Janet Mills campaigned as a climate champion. Maine’s governor-elect pledged to slash emissions 80 percent by 2030, bolster renewables and revive state climate action after eight years under Paul LePage, the climate-denying Republican governor who will depart Augusta in January.
But perhaps the biggest climate test facing Maine’s new Democratic governor is an issue seldom mentioned on the campaign trail: the fate of Central Maine Power Co.’s proposed $950 million transmission line. The project would connect hydropower generated by Hydro-Québec, the provincial utility, with energy-hungry Massachusetts.
Advocates say the project is essential to New England’s climate goals, injecting a reliable source of low-carbon energy into the regional grid at a time when nuclear plants are closing.
Critics worry that the project would mar Maine’s ecologically sensitive northern woods, push regional power generators from the market and hamper new renewable projects. They also question its climate credentials. Although it may hold down emissions in New England, they contend it could prompt emissions to spike elsewhere.
The power line was a fleeting issue in the gubernatorial campaign this fall. All the candidates expressed varying degrees of skepticism and questioned its benefit to the state. But Mills has gone a step further since defeating Republican Shawn Moody and independent Teresea Hayes earlier this month, raising alarm about the project’s potential environmental impacts.
In a statement to E&E News, the governor-elect said she was worried that the project "would potentially clear a football field wide swath through 145 miles of pristine wilderness in western Maine" and expressed concern about its impact on wildlife.
The dynamic illustrates the difficult trade-offs facing climate hawks in New England, where state climate goals and energy policy are intertwined by a common wholesale electricity market.
The region boasts some of the most ambitious climate goals in the country. Every New England state has pledged to reduce carbon emissions at least 80 percent by midcentury.
New Englanders can claim some progress toward their goals. Carbon emissions associated with regional electricity generation were down by nearly a third between 2001 and 2016, according to ISO New England, the regional grid operator.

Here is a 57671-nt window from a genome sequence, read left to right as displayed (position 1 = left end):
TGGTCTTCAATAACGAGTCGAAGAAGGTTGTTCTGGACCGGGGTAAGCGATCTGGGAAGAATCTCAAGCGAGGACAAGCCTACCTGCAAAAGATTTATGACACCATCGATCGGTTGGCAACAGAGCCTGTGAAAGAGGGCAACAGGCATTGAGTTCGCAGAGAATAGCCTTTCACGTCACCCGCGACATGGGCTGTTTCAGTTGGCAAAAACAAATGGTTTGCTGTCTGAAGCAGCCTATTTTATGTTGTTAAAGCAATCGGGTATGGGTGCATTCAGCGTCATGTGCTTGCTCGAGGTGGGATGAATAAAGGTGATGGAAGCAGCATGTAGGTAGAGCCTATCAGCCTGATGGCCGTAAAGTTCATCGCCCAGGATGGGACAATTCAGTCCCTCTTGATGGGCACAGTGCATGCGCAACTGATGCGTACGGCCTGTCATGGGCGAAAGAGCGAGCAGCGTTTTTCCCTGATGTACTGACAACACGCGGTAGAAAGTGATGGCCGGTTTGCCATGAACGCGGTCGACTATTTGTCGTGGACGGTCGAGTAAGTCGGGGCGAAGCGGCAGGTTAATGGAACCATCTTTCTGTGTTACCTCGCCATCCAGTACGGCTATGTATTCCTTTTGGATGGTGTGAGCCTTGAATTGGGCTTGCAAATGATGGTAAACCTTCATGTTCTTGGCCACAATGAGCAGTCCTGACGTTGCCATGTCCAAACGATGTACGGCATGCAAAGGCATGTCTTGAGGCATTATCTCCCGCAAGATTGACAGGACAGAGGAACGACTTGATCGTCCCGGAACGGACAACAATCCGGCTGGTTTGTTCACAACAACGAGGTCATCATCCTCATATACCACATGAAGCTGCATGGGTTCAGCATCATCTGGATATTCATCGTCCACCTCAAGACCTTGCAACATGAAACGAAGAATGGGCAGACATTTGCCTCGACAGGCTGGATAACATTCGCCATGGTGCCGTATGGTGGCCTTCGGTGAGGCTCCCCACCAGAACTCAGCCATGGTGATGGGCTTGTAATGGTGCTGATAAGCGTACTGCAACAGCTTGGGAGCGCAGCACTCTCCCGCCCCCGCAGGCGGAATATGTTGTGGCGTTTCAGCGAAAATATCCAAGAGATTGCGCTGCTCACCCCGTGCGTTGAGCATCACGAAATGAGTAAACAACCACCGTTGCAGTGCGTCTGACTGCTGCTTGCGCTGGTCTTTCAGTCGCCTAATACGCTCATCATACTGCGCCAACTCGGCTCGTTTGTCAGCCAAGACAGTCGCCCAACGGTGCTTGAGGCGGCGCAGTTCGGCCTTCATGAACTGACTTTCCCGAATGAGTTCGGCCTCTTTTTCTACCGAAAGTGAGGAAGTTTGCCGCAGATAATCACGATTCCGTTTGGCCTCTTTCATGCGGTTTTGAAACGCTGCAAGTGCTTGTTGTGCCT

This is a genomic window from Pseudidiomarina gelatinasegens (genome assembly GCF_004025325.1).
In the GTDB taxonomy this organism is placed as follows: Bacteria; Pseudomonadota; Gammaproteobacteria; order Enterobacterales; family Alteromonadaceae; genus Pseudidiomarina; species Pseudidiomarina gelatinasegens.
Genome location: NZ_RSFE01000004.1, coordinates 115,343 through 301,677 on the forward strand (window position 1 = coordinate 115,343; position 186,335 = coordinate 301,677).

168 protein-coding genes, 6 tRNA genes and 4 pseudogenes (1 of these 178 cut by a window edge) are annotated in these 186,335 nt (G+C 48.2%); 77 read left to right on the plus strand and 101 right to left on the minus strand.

But serious challenges loom on the horizon. Emission reductions in large part have been driven by coal plant retirements, and there are few of those remaining. After 2019, two small plants in New Hampshire will be all that remains of coal power in New England (Climatewire, May 30, 2017).
Natural gas now accounts for about half of the region’s power generation. Limited pipeline capacity means power plant operators can be squeezed on cold days, when pipelines are also used to meet the region’s heating needs.
Then there are New England’s nuclear plants, long a large source of zero-emitting energy. Emissions briefly spiked in 2015 after Vermont Yankee shut down its nuclear reactor along the Connecticut River. Next up is the Pilgrim Nuclear Power Station south of Boston, which switches offline for good in 2019.
Hydropower was intended to fill the void left by the closing nuclear facilities and serve as a foundation to complement the region’s ambitious plans to build out offshore wind.
The push has been led by Massachusetts. Lawmakers in New England’s largest state passed a bill in 2016 requiring Bay State utilities to contract for 1.2 gigawatts of hydroelectricity, enough to power 1.2 million homes.
"With such a large purchase, there is a significant benefit in New England because you’re displacing gas-fired generation," said John Dalton, an analyst at Power Advisory LLC, a Massachusetts-based consultancy. The project, he added, represents a major "contribution to achieving Massachusetts’ emission reduction goals."
Not everyone sees it that way. New Hampshire regulators rejected an initial plan to route a transmission line from Quebec through the Granite State. That prompted Massachusetts regulators to set their sights on Maine, where Central Maine Power has proposed building a 145-mile line capable of annually delivering 9.5 terawatt-hours of power from Hydro-Québec to Massachusetts.
LePage enthusiastically endorsed the project, as part of his bid to bring more Canadian hydro into the state and lower electricity costs. But it now faces mounting opposition.
‘Is this a good deal or not?’
Natural gas interests argue Hydro-Québec’s contract with Massachusetts will push them out of New England’s power market, leaving the region without a power source needed to keep the lights on. Conservationists have raised concerns about the proposal to cut 53 miles of new transmission corridor through the Maine woods, threatening native brook trout populations and wintering grounds for deer. The remainder of the project would be routed through existing transmission corridors.